If you’re looking for the world’s easiest craft that you can use again and again, invest in some water beads. These slippery little things can entertain most children for long stretches of time. Just soak them in water for a few hours until they plump up, and place them in a large bowl or plastic tub for your children to squish to their hearts’ delight. Add some measuring scoops and spoons to allow them to practice fine motor coordination. When you’re done using the beads, simply spread them out in a shallow, uncovered container to allow them to dry for storage. Then soak them in water again when you’re ready to reuse them. Watch closely that they don’t get swallowed, as they present a choking hazard to kids and pets.

Homemade Play Dough

Homemade play dough is a classic craft to do with kids who are able stand at a stove with adult supervision. It does get hot, and require a little muscle to mix as it starts to thicken into a dough. This recipecan be enhanced by adding peppermint essential oils or a pumpkin spice blend for some seasonal fragrance. Food coloring can also be substituted with a packet of unsweetened Kool-Aid, which adds vibrant color and fruity fragrance.

Finger Paint

While very messy, finger painting is a favorite occupational therapy tool to encourage sensory experimentation and artistic expression. Provide your child with a sheet of paper at a table, or spread some butcher paper out on hard flooring for footprint designs. Ensure that your finger paint is water-based, washable and non-toxic. Tempera paint is a popular medium for finger painting. However, if your child tends to put their hands in their mouth at the worst possible moments, try using pudding instead. It has just the right consistency, and is yummy to eat.

Paint Garden Rocks

If your child has good fine motor control, consider painting some smooth river rocks to decorate the garden. Depending on your child’s abilities, stick with solid colors, or work up to patterns and hand-drawn designs. Stencils work well on flat surfaces, as well. To make them resistant to weather and sprinklers, be sure to use acrylic paint and seal them with a waterproof finish. Your child will be proud of the end products and will enjoy seeing them in the yard for years to come. They also make original, inexpensive holiday gifts for grandparents.

Tickets to the Theater

Fall is a wonderful time to expose children to the beauty of live theater. From child-friendly musical productions like “Annie” and “A Christmas Carol,” to “The Nutcracker” ballet, you’re bound to find a seasonal performance playing near your home town.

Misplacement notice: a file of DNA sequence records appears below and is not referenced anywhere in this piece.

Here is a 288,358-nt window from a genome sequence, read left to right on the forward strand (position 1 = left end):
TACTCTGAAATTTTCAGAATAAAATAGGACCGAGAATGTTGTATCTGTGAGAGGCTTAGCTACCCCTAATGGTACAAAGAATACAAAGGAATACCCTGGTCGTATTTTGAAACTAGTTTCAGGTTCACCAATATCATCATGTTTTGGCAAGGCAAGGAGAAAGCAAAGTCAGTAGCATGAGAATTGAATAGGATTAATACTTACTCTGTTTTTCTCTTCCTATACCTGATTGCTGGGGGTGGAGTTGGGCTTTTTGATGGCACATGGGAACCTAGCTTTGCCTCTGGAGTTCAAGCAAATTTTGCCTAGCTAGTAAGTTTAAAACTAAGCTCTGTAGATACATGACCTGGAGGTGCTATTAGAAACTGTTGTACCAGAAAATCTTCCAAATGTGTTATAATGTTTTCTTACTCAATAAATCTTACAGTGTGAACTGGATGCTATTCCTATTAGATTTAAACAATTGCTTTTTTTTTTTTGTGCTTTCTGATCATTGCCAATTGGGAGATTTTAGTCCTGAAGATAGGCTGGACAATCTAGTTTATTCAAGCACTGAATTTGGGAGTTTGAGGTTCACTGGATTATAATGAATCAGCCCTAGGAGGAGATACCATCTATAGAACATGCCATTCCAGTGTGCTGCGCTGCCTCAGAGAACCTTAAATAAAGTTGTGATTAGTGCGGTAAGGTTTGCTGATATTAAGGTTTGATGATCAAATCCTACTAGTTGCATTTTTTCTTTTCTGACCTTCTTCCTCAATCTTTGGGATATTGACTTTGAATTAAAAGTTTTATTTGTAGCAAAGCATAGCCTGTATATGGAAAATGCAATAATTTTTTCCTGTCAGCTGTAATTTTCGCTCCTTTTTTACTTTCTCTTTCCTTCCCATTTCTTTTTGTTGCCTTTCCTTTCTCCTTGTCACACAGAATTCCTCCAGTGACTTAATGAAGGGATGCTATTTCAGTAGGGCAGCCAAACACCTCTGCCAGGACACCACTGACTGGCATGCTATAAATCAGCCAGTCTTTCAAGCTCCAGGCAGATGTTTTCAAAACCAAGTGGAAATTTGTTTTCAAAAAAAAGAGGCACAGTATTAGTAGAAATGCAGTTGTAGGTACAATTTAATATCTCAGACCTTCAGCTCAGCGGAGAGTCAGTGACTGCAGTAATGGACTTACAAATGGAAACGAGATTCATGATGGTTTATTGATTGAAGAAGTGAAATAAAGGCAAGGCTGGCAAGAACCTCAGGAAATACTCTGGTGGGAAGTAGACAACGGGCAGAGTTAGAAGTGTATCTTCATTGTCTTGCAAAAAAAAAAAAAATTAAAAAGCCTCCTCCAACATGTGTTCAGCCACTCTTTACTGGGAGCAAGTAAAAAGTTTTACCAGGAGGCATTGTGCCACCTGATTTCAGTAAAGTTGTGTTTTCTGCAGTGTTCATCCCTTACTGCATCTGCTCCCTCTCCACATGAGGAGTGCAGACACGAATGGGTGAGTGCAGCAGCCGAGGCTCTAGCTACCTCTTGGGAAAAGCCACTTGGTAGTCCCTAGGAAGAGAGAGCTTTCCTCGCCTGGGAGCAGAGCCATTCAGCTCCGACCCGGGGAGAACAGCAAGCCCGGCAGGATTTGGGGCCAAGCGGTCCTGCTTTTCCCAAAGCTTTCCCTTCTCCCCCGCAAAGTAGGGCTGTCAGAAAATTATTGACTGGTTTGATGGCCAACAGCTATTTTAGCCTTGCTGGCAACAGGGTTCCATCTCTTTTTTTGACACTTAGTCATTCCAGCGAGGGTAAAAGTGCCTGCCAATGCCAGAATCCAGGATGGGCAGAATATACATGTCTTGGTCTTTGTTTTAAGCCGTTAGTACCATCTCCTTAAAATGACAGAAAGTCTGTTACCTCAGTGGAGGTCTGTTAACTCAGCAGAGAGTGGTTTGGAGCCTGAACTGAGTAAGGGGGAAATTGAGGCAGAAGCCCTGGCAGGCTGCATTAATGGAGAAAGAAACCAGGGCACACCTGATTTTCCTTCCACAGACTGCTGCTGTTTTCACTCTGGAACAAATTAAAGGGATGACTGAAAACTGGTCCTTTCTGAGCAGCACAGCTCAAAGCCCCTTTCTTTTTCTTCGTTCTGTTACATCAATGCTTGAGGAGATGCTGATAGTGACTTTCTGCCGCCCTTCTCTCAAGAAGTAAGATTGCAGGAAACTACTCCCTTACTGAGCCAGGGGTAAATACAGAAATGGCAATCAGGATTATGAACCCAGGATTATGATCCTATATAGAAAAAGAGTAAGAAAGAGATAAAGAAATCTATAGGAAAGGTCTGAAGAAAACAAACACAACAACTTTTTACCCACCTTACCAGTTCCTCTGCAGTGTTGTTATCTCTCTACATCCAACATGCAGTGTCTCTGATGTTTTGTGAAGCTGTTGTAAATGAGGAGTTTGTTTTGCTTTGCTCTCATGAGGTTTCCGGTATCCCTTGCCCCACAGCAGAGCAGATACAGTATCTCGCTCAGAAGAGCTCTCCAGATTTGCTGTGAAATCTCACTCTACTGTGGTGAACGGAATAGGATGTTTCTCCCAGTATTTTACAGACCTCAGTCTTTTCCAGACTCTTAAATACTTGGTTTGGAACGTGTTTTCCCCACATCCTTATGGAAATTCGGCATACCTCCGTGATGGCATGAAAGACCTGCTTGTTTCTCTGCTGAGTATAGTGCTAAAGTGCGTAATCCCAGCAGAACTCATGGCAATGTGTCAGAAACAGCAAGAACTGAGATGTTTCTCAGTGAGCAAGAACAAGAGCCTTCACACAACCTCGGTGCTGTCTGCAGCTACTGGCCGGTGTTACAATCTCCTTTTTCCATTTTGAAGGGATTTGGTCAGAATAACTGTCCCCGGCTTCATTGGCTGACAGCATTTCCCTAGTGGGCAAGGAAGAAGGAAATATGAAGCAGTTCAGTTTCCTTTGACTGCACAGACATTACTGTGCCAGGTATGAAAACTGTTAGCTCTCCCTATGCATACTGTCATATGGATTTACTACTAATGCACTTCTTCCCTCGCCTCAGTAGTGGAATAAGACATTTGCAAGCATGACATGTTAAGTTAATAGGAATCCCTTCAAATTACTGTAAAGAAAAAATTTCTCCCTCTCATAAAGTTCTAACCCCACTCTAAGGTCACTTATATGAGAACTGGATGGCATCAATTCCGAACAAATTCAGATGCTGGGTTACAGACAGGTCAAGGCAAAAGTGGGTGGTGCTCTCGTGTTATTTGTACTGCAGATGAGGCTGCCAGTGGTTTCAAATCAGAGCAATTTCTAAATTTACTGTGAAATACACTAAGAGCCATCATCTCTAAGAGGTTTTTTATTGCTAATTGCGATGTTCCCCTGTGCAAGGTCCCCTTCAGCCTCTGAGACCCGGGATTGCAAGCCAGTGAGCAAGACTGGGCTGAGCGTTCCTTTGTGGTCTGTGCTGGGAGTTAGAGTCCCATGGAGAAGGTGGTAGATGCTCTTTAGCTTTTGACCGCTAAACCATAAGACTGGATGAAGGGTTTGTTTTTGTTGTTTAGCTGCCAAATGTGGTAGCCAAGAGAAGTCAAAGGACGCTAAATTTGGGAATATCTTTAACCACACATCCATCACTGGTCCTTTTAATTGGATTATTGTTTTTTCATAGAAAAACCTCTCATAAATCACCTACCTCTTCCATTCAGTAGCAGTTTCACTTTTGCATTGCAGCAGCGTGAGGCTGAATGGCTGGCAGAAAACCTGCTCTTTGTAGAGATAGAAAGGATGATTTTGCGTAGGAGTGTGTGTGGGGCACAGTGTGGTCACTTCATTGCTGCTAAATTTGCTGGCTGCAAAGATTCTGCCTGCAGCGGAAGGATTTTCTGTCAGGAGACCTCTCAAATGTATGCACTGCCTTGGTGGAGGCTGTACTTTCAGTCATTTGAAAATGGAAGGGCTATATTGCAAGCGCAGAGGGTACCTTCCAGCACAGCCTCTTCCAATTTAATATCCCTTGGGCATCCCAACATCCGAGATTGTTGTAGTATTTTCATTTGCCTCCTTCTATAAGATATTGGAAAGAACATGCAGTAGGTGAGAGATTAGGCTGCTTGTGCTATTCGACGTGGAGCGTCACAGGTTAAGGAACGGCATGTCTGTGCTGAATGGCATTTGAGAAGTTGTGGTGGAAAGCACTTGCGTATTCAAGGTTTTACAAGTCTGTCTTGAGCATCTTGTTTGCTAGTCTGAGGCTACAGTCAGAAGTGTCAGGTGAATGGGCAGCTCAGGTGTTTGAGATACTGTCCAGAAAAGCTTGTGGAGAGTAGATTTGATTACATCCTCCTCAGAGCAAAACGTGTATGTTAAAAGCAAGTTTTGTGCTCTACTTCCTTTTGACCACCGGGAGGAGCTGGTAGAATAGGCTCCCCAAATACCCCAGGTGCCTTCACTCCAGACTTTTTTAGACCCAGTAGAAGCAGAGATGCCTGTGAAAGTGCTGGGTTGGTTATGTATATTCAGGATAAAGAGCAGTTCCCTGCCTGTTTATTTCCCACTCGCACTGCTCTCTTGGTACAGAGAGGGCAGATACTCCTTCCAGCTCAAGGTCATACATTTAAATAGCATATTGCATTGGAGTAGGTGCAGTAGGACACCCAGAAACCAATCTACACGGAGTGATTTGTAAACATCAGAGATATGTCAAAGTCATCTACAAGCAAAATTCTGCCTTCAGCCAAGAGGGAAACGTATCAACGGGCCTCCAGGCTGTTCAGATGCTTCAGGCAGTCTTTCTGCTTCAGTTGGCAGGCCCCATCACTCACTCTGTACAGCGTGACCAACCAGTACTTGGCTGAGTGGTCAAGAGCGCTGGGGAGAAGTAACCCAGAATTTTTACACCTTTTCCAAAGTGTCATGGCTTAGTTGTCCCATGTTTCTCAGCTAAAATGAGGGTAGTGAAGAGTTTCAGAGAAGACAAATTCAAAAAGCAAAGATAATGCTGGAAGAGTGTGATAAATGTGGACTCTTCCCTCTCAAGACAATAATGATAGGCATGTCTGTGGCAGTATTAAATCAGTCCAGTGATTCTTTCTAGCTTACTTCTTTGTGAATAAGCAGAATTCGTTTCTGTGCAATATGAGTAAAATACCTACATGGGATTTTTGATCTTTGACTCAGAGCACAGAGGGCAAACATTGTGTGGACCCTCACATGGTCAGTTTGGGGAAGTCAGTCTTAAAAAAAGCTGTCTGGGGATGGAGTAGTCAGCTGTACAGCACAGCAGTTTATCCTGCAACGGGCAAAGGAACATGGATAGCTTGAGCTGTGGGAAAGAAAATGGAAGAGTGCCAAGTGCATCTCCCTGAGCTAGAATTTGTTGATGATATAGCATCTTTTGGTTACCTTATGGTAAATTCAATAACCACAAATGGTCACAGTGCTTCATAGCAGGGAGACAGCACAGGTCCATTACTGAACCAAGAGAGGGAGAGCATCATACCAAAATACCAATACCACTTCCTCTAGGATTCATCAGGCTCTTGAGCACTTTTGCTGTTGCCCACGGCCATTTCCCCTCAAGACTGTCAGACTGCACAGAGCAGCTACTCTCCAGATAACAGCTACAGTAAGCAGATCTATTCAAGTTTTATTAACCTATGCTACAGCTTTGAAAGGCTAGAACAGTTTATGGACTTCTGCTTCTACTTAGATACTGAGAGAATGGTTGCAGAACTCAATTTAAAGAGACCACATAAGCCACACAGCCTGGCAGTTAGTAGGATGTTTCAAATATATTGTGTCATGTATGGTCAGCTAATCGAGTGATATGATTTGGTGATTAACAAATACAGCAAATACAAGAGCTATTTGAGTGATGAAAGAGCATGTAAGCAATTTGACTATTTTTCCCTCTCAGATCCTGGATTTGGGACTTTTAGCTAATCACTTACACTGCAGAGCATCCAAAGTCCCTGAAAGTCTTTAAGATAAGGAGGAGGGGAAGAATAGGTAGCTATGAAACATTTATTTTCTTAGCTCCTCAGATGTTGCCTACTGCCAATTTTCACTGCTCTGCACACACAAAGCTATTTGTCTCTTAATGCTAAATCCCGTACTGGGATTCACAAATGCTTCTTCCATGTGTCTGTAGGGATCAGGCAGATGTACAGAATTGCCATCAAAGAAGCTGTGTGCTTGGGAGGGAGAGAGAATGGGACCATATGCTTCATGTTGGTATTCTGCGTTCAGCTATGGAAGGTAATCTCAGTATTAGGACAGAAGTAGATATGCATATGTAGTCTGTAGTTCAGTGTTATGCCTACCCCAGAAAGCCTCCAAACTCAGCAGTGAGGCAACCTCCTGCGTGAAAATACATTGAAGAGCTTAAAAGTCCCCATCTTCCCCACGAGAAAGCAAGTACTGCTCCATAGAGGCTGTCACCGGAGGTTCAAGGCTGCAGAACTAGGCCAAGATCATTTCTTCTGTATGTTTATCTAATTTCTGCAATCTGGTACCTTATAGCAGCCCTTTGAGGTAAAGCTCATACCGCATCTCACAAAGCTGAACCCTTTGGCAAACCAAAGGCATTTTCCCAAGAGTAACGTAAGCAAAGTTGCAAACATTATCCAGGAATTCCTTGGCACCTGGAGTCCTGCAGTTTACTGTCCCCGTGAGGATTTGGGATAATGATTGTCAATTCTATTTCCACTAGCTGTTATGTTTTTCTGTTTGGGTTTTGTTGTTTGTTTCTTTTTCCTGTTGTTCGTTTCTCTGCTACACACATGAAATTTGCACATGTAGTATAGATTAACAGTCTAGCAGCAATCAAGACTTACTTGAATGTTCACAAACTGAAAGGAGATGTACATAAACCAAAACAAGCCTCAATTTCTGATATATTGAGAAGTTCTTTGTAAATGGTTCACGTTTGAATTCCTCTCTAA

Before booking your reservation, contact the performing arts venue to inquire about special seating arrangements, whether you need something wheelchair accessible, or extra room for a service animal.

Seats close to the stage, as well as assisted listening devices, are often available for patrons with hearing loss.

The performance company itself might have separate productions with a customized approach to engage with special needs patrons. Look for special showings with an ASL interpreter to accommodate the Deaf and Hard of Hearing community. For these shows, seats are reserved for those who require ASL sight lines. There may also be an audio-described performance, to make the show more accessible to the visually impaired.

If your child lacks the attention span or ability to stay quiet long enough to sit through a live performance, try a sensory-friendly showing at your local movie theater instead. Sensory-friendly films are presented in a dim – not dark – theater with quieter sound to accommodate patrons with autism or sensory processing challenges. In these showings, you have the freedom to stand up, walk around, talk, and even sing along, without fear of disturbing other viewers.

This holiday season, AMC Theatres is offering sensory-friendly showings of “The Nutcracker and the Four Realms” and “Dr. Seuss’ The Grinch.” Check for sensory-friendly showtimes of new releases all year long.

Even if you’re just spending a quiet weekend as a family at home, there’s plenty of fun to be had this time of year. Just make some hot cocoa and snuggle up, because togetherness is the most essential component of happy family memories.

You must be logged in to post a comment.